Martin Manulis, 92; first ‘Playhouse 90' producer

Times Staff Writer

Martin Manulis, a stage, television and film producer best known for launching “Playhouse 90,” the live dramatic anthology series that became a television classic, has died. He was 92.

Manulis died of natural causes Friday at his home in Los Angeles, his son, John Bard Manulis, said.

The sole producer of more than 60 “Playhouse 90" segments, including every one in its first two seasons, Manulis brought together a host of first-rate directors, writers and actors.

The CBS-TV show, which debuted in 1956, won six Emmy Awards in its first season, including best new program series. “Requiem for a Heavyweight,” the second episode to air, was named best single program of the year. That segment, about a hard-luck boxer at the end of his career, won four more Emmys, for writing (Rod Serling), acting (Jack Palance), direction (Ralph Nelson) and art direction (Albert Heschong).


The show won five Emmys the next season under Manulis’ leadership and was honored as outstanding drama all four years of its regular run.

Among the episodes Manulis produced during the first few seasons were “The Miracle Worker,” directed by Arthur Penn, written by William Gibson and starring Teresa Wright, Patty McCormack and Burl Ives; “The Comedian,” written by Serling, directed by John Frankenheimer and starring Mickey Rooney; “Forbidden Area,” directed by Frankenheimer, written by Serling and starring Charlton Heston; “The Eighty Yard Run,” with Paul Newman and Joanne Woodward; “The Days of Wine and Roses,” directed by Frankenheimer, written by J.P. Miller and starring Cliff Robertson and Piper Laurie; and “The Helen Morgan Story,” directed by George Roy Hill and starring Polly Bergen.

The ambitious program tackled serious subject matter and maintained high production values, quickly making it an artistic and critical success.

“Live TV had one great advantage,” Manulis told former Times critic Cecil Smith in 1996. “By the time they knew what you were doing it was too late to do anything about it. Plays would be in rehearsal for two weeks and some sponsor or network officials would yell, ‘You can’t do that!’ We’d say, ‘We either do it or you have no show Thursday night, you have 90 minutes of empty air.’ ”


But the pressure of taping a live 90-minute original drama once a week for 30 weeks at CBS Television City in Los Angeles was extraordinary. Plus, the program’s ratings never matched its critical acclaim. Manulis cut back his duties in the third season, producing a third of the episodes.

“It was an emotional show,” Manulis recalled in 1996. “It was such a strain [doing it] live. Plus, you had to run from one [set] to another. You had to have people clawing at you to change your clothes while you were in close-ups.”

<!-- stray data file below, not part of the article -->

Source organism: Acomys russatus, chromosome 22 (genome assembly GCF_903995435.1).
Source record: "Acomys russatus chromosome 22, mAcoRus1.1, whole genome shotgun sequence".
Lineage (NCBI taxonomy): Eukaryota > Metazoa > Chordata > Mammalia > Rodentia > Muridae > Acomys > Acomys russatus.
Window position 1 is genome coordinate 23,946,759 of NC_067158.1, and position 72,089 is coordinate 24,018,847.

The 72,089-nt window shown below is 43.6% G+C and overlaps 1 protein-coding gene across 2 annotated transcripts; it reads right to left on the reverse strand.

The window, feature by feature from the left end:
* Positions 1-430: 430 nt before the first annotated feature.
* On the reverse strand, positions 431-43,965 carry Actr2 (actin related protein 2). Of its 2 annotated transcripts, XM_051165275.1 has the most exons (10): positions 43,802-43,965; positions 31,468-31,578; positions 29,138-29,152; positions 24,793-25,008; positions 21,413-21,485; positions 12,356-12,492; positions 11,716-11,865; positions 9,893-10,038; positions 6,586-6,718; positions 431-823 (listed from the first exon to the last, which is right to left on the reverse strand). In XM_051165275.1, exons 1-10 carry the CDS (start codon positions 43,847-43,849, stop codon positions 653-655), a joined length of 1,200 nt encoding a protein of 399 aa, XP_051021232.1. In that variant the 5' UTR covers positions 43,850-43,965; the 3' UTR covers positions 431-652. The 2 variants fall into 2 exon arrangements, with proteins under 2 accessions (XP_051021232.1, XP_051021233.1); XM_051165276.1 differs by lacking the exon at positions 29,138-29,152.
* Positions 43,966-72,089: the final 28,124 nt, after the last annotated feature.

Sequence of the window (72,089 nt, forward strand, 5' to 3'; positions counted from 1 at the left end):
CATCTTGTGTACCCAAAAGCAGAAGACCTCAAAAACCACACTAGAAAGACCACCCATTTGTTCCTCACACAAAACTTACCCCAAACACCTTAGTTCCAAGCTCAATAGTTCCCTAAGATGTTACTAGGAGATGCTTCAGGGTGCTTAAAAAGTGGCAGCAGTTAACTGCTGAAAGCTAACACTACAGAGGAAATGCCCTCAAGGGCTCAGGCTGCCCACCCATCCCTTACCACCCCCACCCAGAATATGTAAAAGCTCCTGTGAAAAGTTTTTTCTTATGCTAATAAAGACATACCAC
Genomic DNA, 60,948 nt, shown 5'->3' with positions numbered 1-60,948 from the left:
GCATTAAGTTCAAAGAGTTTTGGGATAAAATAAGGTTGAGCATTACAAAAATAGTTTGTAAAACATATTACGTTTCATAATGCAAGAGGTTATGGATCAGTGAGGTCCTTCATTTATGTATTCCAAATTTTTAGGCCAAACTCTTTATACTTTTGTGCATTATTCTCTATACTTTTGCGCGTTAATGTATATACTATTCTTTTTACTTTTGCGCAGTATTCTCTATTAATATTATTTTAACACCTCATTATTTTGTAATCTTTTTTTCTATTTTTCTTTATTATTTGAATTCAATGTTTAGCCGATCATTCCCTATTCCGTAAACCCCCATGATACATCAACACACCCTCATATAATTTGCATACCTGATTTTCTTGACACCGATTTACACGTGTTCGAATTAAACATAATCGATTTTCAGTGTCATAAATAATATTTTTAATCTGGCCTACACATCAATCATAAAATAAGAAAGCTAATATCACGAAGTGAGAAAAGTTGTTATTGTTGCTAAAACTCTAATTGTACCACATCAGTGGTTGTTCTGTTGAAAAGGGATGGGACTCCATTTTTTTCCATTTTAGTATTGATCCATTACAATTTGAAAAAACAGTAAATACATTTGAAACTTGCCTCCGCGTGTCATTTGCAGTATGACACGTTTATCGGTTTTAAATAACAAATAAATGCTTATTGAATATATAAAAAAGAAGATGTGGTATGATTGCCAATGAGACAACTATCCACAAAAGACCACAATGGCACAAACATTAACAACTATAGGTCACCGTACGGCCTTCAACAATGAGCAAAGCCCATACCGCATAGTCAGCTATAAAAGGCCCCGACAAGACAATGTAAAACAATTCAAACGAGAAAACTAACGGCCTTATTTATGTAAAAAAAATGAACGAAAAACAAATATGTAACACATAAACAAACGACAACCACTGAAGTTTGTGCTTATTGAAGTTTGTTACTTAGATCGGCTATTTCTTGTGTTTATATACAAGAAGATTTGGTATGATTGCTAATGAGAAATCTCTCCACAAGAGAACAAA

In 1958, he became head of production at Twentieth Century Fox Television, where he was executive producer of something completely different: “The Many Loves of Dobie Gillis,” a sitcom featuring Dwayne Hickman in the title role and Bob Denver as beatnik Maynard G. Krebs.

In the ‘60s, Manulis moved into film, producing the motion picture version of “The Days of Wine and Roses,” directed by Blake Edwards and starring Jack Lemmon and Lee Remick, in 1962.


He later returned to TV, producing such miniseries as “Chiefs” (1983) and “Space” (1985).

Manulis had started out in theater. Born in Brooklyn, N.Y., on May 30, 1915, he attended Broadway plays as a child on outings with his mother. A 1935 graduate of Columbia University with an English major, he worked as a stage director and producer in New York before and after World War II. He became managing director of the Westport Country Playhouse in Connecticut in 1945, after serving as a Navy press liaison officer in Europe.

In the 1950s, during the early days of television, Manulis began producing plays for CBS-TV’s “Best of Broadway” series as well as the dramatic anthology series “Suspense,” “Studio One” and “Climax!” before taking on “Playhouse 90.”

Manulis served as director of the American Film Institute’s West Coast operation in the mid-1970s and as artistic director of the Ahmanson Theatre from 1987 to ’89.


Besides his son, Manulis is survived by daughters Laurie Harmon and Karen Manulis Cohen; a grandchild; and two great-grandchildren. His wife of 44 years, actress Katherine Bard, died in 1983.

Services will be private.

Donations in his name may be made to the Motion Picture and Television Fund at or the Alzheimer’s Assn. at